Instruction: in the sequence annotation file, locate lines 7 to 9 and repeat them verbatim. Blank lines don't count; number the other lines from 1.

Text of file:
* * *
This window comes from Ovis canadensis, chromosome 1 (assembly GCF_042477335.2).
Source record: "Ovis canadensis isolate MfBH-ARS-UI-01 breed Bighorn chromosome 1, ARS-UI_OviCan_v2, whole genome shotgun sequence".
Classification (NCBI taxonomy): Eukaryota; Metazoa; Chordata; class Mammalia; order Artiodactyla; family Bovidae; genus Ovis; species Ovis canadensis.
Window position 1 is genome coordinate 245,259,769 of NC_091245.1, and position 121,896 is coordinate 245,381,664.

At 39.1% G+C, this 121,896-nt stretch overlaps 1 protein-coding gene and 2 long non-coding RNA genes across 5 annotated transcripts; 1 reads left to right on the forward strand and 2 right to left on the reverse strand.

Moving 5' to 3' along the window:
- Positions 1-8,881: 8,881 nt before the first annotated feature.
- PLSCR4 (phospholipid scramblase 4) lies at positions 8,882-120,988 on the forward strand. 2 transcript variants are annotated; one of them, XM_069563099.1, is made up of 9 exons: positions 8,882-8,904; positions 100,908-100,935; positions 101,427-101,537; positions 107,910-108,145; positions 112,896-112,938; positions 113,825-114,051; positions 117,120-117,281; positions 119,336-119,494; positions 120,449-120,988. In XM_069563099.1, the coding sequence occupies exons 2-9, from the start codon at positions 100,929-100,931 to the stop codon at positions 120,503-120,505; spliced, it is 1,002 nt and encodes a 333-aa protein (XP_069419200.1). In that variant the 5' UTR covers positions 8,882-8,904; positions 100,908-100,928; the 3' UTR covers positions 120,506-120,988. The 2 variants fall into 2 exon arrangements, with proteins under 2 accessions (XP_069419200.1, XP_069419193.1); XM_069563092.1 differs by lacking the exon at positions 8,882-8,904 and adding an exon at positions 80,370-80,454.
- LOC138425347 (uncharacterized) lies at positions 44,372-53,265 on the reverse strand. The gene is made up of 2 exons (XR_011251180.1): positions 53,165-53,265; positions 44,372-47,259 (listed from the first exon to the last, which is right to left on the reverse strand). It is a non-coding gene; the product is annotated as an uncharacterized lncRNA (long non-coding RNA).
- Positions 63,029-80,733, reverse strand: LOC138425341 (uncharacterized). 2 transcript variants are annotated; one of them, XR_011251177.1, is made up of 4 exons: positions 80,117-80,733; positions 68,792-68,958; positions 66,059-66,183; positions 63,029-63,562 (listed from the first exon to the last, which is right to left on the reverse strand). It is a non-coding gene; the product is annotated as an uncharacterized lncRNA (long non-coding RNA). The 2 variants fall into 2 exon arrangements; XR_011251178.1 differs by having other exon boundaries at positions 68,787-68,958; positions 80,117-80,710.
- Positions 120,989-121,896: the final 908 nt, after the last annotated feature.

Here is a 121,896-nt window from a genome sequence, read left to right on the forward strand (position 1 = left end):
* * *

- Positions 1-8,881: 8,881 nt before the first annotated feature.
- PLSCR4 (phospholipid scramblase 4) lies at positions 8,882-120,988 on the forward strand. 2 transcript variants are annotated; one of them, XM_069563099.1, is made up of 9 exons: positions 8,882-8,904; positions 100,908-100,935; positions 101,427-101,537; positions 107,910-108,145; positions 112,896-112,938; positions 113,825-114,051; positions 117,120-117,281; positions 119,336-119,494; positions 120,449-120,988. In XM_069563099.1, the coding sequence occupies exons 2-9, from the start codon at positions 100,929-100,931 to the stop codon at positions 120,503-120,505; spliced, it is 1,002 nt and encodes a 333-aa protein (XP_069419200.1). In that variant the 5' UTR covers positions 8,882-8,904; positions 100,908-100,928; the 3' UTR covers positions 120,506-120,988. The 2 variants fall into 2 exon arrangements, with proteins under 2 accessions (XP_069419200.1, XP_069419193.1); XM_069563092.1 differs by lacking the exon at positions 8,882-8,904 and adding an exon at positions 80,370-80,454.
- LOC138425347 (uncharacterized) lies at positions 44,372-53,265 on the reverse strand. The gene is made up of 2 exons (XR_011251180.1): positions 53,165-53,265; positions 44,372-47,259 (listed from the first exon to the last, which is right to left on the reverse strand). It is a non-coding gene; the product is annotated as an uncharacterized lncRNA (long non-coding RNA).